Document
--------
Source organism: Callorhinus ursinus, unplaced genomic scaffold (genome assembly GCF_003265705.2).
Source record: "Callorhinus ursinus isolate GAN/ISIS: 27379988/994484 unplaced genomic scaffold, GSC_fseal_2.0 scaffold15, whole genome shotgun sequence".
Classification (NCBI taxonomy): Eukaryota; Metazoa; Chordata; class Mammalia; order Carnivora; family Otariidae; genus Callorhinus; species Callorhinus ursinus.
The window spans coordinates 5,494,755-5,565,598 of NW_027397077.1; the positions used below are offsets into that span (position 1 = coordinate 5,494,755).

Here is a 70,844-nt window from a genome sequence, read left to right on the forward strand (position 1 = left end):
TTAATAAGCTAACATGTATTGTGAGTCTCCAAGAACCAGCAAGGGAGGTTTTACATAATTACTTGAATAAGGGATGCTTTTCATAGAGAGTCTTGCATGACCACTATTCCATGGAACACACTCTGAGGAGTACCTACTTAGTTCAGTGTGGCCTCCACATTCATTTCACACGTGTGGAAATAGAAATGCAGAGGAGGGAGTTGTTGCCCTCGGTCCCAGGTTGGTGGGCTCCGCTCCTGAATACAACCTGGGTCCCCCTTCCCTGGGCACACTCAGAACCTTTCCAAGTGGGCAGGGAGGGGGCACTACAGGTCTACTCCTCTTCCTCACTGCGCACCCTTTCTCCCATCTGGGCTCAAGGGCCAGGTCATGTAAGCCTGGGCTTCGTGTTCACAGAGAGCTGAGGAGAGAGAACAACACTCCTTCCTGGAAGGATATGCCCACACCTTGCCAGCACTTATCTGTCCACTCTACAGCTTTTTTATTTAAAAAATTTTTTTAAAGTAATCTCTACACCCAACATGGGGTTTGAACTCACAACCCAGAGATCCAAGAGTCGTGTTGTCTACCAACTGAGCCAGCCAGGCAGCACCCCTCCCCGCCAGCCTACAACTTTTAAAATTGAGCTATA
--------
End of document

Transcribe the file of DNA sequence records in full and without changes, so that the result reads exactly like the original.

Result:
Source organism: Callorhinus ursinus, unplaced genomic scaffold (genome assembly GCF_003265705.2).
Source record: "Callorhinus ursinus isolate GAN/ISIS: 27379988/994484 unplaced genomic scaffold, GSC_fseal_2.0 scaffold15, whole genome shotgun sequence".
Classification (NCBI taxonomy): Eukaryota; Metazoa; Chordata; class Mammalia; order Carnivora; family Otariidae; genus Callorhinus; species Callorhinus ursinus.
The window spans coordinates 5,494,755-5,565,598 of NW_027397077.1; the positions used below are offsets into that span (position 1 = coordinate 5,494,755).

Here is a 70,844-nt window from a genome sequence, read left to right on the forward strand (position 1 = left end):
TTAATAAGCTAACATGTATTGTGAGTCTCCAAGAACCAGCAAGGGAGGTTTTACATAATTACTTGAATAAGGGATGCTTTTCATAGAGAGTCTTGCATGACCACTATTCCATGGAACACACTCTGAGGAGTACCTACTTAGTTCAGTGTGGCCTCCACATTCATTTCACACGTGTGGAAATAGAAATGCAGAGGAGGGAGTTGTTGCCCTCGGTCCCAGGTTGGTGGGCTCCGCTCCTGAATACAACCTGGGTCCCCCTTCCCTGGGCACACTCAGAACCTTTCCAAGTGGGCAGGGAGGGGGCACTACAGGTCTACTCCTCTTCCTCACTGCGCACCCTTTCTCCCATCTGGGCTCAAGGGCCAGGTCATGTAAGCCTGGGCTTCGTGTTCACAGAGAGCTGAGGAGAGAGAACAACACTCCTTCCTGGAAGGATATGCCCACACCTTGCCAGCACTTATCTGTCCACTCTACAGCTTTTTTATTTAAAAAATTTTTTTAAAGTAATCTCTACACCCAACATGGGGTTTGAACTCACAACCCAGAGATCCAAGAGTCGTGTTGTCTACCAACTGAGCCAGCCAGGCAGCACCCCTCCCCGCCAGCCTACAACTTTTAAAATTGAGCTATA